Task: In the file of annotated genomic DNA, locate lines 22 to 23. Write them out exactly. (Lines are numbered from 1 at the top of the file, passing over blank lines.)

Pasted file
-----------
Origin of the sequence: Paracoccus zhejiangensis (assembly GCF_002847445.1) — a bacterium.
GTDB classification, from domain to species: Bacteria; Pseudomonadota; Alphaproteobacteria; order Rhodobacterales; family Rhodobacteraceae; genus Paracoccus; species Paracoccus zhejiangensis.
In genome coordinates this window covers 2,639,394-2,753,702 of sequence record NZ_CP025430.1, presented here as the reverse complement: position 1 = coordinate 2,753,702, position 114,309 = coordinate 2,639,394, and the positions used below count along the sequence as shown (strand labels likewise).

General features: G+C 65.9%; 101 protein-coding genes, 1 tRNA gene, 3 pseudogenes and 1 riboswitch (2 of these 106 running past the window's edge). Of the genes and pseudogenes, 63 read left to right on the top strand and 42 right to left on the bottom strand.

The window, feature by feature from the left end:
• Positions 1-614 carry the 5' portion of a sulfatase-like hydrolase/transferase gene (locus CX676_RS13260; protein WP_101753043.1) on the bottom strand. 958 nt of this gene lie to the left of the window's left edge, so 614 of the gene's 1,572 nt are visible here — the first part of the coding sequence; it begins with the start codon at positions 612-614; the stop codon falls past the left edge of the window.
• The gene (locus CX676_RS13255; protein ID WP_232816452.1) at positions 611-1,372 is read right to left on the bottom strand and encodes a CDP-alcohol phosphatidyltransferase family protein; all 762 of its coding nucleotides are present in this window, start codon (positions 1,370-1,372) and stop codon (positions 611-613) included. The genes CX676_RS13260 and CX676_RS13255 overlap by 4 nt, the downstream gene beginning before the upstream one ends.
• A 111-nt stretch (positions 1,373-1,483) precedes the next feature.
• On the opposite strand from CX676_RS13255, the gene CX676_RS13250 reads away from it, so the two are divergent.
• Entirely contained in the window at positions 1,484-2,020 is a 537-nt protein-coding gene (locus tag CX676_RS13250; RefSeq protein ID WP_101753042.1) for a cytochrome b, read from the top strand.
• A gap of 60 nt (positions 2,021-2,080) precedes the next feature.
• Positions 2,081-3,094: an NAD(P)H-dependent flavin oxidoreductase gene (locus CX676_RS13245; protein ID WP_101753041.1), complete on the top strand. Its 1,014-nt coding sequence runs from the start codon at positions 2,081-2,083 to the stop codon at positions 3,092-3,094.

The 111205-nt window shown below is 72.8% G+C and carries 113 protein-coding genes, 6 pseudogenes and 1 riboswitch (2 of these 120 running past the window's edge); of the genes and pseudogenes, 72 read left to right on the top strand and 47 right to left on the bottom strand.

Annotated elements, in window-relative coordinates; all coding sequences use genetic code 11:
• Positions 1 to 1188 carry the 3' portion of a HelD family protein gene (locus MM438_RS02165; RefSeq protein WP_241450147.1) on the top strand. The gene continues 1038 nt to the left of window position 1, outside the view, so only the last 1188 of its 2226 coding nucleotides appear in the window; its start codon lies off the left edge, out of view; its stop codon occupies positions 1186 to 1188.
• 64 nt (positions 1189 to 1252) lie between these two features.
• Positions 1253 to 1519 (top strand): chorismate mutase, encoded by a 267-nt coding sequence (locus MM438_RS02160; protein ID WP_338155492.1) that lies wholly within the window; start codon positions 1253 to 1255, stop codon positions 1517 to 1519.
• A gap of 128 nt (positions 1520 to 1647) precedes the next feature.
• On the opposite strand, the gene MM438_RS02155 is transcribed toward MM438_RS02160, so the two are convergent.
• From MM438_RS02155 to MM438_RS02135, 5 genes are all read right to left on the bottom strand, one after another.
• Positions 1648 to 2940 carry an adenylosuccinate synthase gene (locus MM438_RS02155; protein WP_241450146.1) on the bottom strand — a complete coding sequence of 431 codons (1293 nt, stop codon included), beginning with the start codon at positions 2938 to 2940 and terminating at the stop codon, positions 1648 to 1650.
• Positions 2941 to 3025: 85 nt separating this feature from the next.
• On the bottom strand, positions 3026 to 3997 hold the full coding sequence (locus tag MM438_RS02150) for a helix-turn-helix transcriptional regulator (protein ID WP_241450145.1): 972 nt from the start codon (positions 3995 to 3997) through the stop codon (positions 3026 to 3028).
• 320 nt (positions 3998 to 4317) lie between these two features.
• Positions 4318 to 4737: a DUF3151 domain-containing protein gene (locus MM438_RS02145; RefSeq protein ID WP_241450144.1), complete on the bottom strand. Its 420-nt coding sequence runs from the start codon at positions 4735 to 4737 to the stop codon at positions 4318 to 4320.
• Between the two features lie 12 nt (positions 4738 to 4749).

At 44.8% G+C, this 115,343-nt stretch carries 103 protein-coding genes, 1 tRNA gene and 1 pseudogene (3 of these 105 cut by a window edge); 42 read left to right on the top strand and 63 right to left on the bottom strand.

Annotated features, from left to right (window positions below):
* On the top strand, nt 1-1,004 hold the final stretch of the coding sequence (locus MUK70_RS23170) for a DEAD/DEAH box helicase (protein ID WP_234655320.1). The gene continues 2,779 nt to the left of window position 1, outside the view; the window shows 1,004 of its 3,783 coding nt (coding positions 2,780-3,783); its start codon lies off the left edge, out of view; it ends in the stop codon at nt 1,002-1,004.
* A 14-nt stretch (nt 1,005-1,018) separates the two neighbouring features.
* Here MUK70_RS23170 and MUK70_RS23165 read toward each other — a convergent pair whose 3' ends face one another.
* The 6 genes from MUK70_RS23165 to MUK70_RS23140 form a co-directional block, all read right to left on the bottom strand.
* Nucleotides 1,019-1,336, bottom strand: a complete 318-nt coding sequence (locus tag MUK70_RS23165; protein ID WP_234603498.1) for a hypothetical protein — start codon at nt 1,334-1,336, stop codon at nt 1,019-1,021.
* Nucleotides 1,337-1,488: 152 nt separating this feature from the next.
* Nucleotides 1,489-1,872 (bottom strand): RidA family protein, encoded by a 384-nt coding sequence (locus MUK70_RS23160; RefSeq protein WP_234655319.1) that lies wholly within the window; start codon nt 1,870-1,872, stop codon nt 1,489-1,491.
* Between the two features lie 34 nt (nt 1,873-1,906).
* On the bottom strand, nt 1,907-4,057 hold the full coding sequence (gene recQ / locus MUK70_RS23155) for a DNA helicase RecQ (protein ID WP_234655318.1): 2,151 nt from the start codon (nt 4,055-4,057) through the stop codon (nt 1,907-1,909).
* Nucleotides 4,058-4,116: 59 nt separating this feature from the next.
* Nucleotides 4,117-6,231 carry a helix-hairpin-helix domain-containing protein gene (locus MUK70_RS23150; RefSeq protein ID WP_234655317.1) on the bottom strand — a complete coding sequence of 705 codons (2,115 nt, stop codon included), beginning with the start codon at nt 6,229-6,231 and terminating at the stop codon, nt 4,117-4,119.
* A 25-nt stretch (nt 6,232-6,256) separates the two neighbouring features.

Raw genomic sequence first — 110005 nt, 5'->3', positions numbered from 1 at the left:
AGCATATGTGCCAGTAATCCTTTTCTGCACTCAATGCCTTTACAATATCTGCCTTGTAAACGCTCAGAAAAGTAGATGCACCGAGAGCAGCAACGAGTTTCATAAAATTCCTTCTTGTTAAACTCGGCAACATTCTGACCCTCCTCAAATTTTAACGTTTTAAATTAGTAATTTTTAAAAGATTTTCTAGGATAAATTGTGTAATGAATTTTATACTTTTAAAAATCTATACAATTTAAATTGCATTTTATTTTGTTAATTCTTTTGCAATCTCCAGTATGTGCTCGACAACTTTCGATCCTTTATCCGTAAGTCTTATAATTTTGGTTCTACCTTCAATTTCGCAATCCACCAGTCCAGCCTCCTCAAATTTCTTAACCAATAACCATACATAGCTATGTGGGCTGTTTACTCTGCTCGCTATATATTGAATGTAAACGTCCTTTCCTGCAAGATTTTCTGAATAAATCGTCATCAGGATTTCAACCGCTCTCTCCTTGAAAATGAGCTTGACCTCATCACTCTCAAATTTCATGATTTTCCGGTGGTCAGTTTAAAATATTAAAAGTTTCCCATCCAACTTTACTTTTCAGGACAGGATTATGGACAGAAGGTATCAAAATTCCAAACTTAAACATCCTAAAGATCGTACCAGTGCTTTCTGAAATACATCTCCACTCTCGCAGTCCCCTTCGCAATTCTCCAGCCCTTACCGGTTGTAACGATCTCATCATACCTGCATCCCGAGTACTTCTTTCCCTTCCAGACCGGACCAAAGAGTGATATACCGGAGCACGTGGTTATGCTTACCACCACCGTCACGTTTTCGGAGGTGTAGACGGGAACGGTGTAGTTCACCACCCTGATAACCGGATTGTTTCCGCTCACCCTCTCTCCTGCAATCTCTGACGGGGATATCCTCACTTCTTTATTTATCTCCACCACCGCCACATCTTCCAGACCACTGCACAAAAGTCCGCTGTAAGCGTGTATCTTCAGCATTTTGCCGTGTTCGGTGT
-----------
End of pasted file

• Positions 2941 to 3025: 85 nt separating this feature from the next.
• On the bottom strand, positions 3026 to 3997 hold the full coding sequence (locus tag MM438_RS02150) for a helix-turn-helix transcriptional regulator (protein ID WP_241450145.1): 972 nt from the start codon (positions 3995 to 3997) through the stop codon (positions 3026 to 3028).